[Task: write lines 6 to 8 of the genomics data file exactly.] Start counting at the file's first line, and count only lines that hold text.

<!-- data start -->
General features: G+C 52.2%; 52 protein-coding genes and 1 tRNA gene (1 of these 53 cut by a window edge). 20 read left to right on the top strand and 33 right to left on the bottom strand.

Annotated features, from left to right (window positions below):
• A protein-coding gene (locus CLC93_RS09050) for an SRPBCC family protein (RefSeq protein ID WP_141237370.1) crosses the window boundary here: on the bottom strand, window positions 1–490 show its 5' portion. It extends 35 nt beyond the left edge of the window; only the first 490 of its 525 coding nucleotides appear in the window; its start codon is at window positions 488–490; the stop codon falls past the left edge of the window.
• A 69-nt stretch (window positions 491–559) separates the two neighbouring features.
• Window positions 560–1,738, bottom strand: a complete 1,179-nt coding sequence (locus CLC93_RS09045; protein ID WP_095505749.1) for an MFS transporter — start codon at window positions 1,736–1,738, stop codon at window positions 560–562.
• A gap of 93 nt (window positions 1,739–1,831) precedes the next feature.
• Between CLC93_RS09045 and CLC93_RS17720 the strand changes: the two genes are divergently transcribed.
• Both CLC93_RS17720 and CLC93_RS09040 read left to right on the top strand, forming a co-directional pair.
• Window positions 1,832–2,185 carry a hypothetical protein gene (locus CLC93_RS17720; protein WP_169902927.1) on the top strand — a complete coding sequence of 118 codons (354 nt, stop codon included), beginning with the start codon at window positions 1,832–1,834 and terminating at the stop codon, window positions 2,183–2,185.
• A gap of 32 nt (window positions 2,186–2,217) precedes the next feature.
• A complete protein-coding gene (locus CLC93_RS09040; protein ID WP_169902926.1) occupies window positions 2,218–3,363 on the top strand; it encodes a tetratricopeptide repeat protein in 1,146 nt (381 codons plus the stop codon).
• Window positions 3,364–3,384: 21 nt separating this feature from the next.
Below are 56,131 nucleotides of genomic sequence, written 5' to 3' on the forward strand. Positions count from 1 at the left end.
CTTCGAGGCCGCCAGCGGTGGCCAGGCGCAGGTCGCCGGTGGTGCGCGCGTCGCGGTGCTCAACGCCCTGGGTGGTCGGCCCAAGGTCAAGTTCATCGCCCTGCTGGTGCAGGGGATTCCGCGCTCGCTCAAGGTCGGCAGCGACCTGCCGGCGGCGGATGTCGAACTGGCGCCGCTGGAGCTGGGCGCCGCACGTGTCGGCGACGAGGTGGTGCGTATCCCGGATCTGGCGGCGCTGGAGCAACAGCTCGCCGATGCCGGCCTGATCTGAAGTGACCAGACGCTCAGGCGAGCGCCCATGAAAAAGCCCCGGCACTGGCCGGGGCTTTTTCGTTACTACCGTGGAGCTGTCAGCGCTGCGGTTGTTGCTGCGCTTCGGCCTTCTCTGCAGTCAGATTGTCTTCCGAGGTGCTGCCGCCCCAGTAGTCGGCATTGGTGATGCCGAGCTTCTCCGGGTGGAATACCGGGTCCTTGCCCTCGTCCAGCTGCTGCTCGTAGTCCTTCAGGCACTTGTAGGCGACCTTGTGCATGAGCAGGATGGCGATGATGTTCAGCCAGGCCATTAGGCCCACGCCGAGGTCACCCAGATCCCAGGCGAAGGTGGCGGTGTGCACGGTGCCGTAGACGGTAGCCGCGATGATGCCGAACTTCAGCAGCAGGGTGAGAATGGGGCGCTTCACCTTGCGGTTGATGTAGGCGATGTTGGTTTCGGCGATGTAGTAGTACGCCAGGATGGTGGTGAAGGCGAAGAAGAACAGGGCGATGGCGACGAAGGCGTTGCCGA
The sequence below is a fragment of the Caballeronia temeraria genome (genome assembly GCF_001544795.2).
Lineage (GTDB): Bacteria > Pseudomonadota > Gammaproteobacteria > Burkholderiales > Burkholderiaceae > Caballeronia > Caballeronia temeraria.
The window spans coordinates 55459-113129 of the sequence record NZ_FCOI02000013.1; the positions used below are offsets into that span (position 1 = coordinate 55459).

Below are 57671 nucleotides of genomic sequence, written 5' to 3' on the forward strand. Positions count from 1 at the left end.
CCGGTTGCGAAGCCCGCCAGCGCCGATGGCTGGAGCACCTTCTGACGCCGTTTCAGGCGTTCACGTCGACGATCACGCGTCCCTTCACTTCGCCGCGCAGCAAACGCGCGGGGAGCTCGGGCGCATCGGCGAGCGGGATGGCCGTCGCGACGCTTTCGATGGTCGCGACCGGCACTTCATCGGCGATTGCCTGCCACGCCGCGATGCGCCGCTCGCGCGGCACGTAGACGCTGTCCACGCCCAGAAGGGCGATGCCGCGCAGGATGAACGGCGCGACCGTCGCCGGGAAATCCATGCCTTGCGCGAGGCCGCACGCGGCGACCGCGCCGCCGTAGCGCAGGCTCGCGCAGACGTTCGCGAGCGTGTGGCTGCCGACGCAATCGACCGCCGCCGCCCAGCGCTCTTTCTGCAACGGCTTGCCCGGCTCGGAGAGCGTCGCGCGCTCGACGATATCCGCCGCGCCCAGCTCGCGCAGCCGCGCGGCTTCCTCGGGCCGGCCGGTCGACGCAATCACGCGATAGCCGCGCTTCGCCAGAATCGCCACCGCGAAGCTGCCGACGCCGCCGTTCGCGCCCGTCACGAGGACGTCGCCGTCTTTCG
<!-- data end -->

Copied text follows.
• A gap of 93 nt (window positions 1,739–1,831) precedes the next feature.
• Between CLC93_RS09045 and CLC93_RS17720 the strand changes: the two genes are divergently transcribed.
• Both CLC93_RS17720 and CLC93_RS09040 read left to right on the top strand, forming a co-directional pair.